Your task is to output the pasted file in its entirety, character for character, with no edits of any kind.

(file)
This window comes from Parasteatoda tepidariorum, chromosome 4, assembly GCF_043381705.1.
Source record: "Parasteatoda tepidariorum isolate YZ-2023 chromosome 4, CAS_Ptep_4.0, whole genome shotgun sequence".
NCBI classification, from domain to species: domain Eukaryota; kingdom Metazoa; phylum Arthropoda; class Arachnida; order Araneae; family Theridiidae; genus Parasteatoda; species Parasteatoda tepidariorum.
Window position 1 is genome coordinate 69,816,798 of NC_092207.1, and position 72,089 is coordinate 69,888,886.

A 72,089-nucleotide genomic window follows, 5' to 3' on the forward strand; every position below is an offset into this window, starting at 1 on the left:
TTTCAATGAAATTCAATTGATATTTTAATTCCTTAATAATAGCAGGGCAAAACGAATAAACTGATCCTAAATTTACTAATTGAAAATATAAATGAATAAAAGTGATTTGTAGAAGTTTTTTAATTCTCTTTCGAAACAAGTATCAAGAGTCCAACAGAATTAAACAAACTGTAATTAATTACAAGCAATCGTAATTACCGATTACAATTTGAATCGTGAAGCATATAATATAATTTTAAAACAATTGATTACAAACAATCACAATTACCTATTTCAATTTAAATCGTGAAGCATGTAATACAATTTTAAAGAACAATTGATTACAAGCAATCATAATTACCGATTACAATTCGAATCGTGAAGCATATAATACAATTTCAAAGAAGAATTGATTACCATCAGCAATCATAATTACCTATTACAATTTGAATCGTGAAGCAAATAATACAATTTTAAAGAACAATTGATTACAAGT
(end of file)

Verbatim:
This window comes from Parasteatoda tepidariorum, chromosome 4, assembly GCF_043381705.1.
Source record: "Parasteatoda tepidariorum isolate YZ-2023 chromosome 4, CAS_Ptep_4.0, whole genome shotgun sequence".
NCBI classification, from domain to species: domain Eukaryota; kingdom Metazoa; phylum Arthropoda; class Arachnida; order Araneae; family Theridiidae; genus Parasteatoda; species Parasteatoda tepidariorum.
Window position 1 is genome coordinate 69,816,798 of NC_092207.1, and position 72,089 is coordinate 69,888,886.

A 72,089-nucleotide genomic window follows, 5' to 3' on the forward strand; every position below is an offset into this window, starting at 1 on the left:
TTTCAATGAAATTCAATTGATATTTTAATTCCTTAATAATAGCAGGGCAAAACGAATAAACTGATCCTAAATTTACTAATTGAAAATATAAATGAATAAAAGTGATTTGTAGAAGTTTTTTAATTCTCTTTCGAAACAAGTATCAAGAGTCCAACAGAATTAAACAAACTGTAATTAATTACAAGCAATCGTAATTACCGATTACAATTTGAATCGTGAAGCATATAATATAATTTTAAAACAATTGATTACAAACAATCACAATTACCTATTTCAATTTAAATCGTGAAGCATGTAATACAATTTTAAAGAACAATTGATTACAAGCAATCATAATTACCGATTACAATTCGAATCGTGAAGCATATAATACAATTTCAAAGAAGAATTGATTACCATCAGCAATCATAATTACCTATTACAATTTGAATCGTGAAGCAAATAATACAATTTTAAAGAACAATTGATTACAAGT